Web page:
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First Sheriff's search and rescue bloodhound now on duty

The San Diego County Sheriff's Department's first search and rescue bloodhound is now on duty, sheriff's officials said Tuesday.

Albert joined the department in January 2022 as a 13-week-old puppy, according to sheriff's spokeswoman Melissa Aquino.

"After more than a year of training, he is now serving our communities as part of the Sheriff's Search and Rescue K-9 Unit," Aquino said. "His special mission is to help find missing and at-risk people.


"Albert graduated from training at the end of March 2023 and received his badge from Sheriff Kelly A. Martinez," she added. "He was donated to the sheriff's department by the Honorary Deputy Sheriff's Association."

The bloodhound is named in memory of Sgt. Don Albert Parker, who was a 25-year veteran of the sheriff's department and served as unit leader of search and rescue squad for nine years. He died of brain cancer in 2018.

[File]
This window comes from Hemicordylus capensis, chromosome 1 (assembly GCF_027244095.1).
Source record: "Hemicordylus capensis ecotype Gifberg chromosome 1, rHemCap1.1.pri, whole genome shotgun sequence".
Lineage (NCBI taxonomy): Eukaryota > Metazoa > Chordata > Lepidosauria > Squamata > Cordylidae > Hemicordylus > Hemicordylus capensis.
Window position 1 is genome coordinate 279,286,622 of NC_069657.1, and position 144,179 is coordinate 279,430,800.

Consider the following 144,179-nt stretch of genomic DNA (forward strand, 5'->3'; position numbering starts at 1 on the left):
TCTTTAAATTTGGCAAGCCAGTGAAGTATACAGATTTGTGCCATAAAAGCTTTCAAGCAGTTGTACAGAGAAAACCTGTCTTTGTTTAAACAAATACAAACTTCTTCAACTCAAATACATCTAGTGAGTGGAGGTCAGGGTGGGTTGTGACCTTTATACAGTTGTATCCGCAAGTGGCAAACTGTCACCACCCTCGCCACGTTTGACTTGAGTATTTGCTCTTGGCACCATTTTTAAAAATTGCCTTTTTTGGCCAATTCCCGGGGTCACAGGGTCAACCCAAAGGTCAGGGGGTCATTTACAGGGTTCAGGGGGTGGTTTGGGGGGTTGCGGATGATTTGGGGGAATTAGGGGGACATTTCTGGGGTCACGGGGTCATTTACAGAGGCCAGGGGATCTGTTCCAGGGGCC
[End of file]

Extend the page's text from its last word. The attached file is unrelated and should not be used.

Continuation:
Albert and his handler, SAR K-9 Unit Leader Pam Medhurst, are members of the National Police Bloodhound Association. The group is composed solely of sworn members of law enforcement. Pam and Albert completed their certification during training and testing in Los Angeles in February.

The Sheriff's Search and Rescue team is an all-volunteer unit. It performs wilderness and urban rescues and searches for missing people. Teams are available 24 hours a day to respond to local, state and federal agency requests. They also help the sheriff's department with evacuations during wildfires, flash floods and other natural disasters.

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